Operator Robert Vaughan of Best Chauffeured Worldwide in Huntington Beach, Calif. started his motorcoach division after getting repeat requests for runs and trips that he at first farmed out to other operators. Vaughan operates two motorcoaches as part of his chauffeured transportation and charter and tour service.
LAS VEGAS, Nev. — The motorcoach industry sees steady growth each year, especially since the U.S. relies heavily on the bus as the main mode of mass transportation, but it comes with a unique set of challenges.
“It is the best of times, it is the worst of times,” says Eron Shosteck about the motorcoach industry, quoting the famous line by Charles Dickens. Shosteck, president and CEO of the Media Consultant Group, most recently served for four years as senior vice president of communications, marketing and media relations for the American Bus Association.
He spoke on a panel about the motorcoach business during the recent International LCT Show in February. He was joined by operator Dan Goff of A Goff Transportation in Charlottesville, Va., and Robert Vaughan of Best Chauffeured Worldwide in Huntington Beach, Calif. There has been an unprecedented shift from other travel modes to motorcoach travel; nationwide ridership surged 23% in the last four years.
Motorcoach traveler and tourist demand creates one million U.S. jobs, generates $40 billion in wages, and accounts for $112 billion in total economic effects annually. By virtue of its passenger loads, motorcoaches are the greenest mode of travel. Since young people view having a lower carbon footprint as a badge of honor, it is now cooler to take a bus than a car.
Motorcoaches can provide 206.6 mpg on a per-passenger basis, and they compete with airlines for 200-400 mile trips. “[Buses] move about the same numbers as domestic [air] carriers each year,” says Shosteck, “and more people in two weeks than Amtrak moves in a year.” A report from the DePaul University Chaddick School for Metropolitan Development released in December 2010 notes that passengers who opt for the bus instead of driving their cars have helped America slash its total fuel consumption by 11 million gallons annually, which equals the benefit of removing 23,818 vehicles from the road.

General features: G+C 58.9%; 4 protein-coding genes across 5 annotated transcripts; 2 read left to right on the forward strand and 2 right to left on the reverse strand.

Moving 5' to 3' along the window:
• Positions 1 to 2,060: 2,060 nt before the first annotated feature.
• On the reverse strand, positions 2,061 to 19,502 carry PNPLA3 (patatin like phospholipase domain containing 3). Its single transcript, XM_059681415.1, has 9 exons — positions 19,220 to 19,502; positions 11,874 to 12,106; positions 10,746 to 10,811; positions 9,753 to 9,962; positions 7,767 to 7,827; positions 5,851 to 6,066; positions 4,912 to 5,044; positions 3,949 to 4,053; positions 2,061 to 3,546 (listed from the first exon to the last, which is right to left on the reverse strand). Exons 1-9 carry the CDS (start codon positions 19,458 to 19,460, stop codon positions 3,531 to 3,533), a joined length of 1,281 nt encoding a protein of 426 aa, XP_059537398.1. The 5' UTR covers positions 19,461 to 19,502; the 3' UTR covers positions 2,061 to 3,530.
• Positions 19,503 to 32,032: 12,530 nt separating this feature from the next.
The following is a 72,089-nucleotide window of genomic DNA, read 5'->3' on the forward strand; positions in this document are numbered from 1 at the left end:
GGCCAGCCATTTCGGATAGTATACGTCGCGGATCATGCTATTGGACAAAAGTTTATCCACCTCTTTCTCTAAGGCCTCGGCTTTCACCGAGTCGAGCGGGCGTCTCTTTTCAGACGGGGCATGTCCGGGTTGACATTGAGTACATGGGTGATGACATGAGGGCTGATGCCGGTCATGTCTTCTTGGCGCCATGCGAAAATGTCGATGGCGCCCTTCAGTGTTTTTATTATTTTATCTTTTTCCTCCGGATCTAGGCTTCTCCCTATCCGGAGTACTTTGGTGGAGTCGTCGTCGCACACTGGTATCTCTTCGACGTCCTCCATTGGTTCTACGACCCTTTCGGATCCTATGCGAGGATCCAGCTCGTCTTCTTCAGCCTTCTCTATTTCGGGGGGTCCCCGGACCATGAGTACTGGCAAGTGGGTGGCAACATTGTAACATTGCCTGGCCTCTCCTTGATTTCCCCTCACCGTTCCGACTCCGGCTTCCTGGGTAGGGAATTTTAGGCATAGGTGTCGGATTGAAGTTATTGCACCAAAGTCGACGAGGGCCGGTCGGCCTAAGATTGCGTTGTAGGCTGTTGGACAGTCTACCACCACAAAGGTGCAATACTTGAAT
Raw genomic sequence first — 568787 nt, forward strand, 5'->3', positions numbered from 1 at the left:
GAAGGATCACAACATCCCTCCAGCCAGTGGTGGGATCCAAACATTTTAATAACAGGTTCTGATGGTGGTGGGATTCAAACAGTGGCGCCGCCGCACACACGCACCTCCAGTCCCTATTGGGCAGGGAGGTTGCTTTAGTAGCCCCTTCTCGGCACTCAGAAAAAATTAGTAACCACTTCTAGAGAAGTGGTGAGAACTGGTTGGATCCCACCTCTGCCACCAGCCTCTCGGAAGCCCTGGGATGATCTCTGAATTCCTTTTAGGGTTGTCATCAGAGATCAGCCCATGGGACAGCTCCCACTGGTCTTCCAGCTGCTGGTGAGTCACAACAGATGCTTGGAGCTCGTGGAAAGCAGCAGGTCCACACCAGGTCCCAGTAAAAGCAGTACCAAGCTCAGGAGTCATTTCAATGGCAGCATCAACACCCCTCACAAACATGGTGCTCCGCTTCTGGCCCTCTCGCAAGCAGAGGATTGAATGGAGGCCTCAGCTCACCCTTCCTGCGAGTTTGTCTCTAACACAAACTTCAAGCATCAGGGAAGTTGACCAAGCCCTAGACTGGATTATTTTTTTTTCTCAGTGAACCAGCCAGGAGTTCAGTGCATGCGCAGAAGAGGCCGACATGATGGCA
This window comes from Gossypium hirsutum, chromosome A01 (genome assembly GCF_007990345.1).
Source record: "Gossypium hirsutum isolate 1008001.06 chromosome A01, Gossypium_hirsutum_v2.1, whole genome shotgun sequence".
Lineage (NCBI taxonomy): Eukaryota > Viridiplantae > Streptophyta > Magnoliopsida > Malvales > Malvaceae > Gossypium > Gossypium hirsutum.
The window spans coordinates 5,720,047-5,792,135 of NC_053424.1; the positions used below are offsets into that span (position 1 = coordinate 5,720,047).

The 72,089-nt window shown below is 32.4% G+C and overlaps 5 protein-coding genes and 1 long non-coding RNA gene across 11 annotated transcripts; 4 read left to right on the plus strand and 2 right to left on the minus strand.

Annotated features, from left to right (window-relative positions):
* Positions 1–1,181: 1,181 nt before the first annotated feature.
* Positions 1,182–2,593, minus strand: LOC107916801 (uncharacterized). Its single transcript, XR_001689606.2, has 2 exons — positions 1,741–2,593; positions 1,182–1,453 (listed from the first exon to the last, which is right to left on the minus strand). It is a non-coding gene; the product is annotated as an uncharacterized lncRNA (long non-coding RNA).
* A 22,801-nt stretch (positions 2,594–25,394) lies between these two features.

The surging ridership and impressive numbers have brought much attention to the industry. Congress is working on legislation that will significantly add to the cost of buying a motorcoach. Insurance is much higher than other vehicles and more safety regulations are being implemented because of the major risks involved, which are due to a higher number of passengers who also may sometimes be kids. “Don’t get into this if you’re not ready to run a straight-arrow operation, and not ready to responsibly transport large amounts of passengers,” Goff says.
Goff forecasted aggressive regulations for the future, especially since buses are governed by the DOT and state, but passenger safety always should be an operator’s top concern. People care about safety, and compliance with regulations will result in certificates that allow operators to differentiate themselves from what Goff calls “illegal bus pirates.”
“Getting accredited shows your clients that you care and are putting their best interests first,” Goff says.
A Good bet
Economic uncertainty and recent spikes in fuel prices make getting into the motorcoach industry a gamble, but the experts agree that now is the best time to do it. Adding motorcoaches to your fleet can capture more business for the rest of your fleet by turning your operation into a one-stop shop where clients looking to book sedans may consider your motorcoaches in the future and vice versa. The chauffeured transportation industry is changing and companies must either adapt or risk losing customers.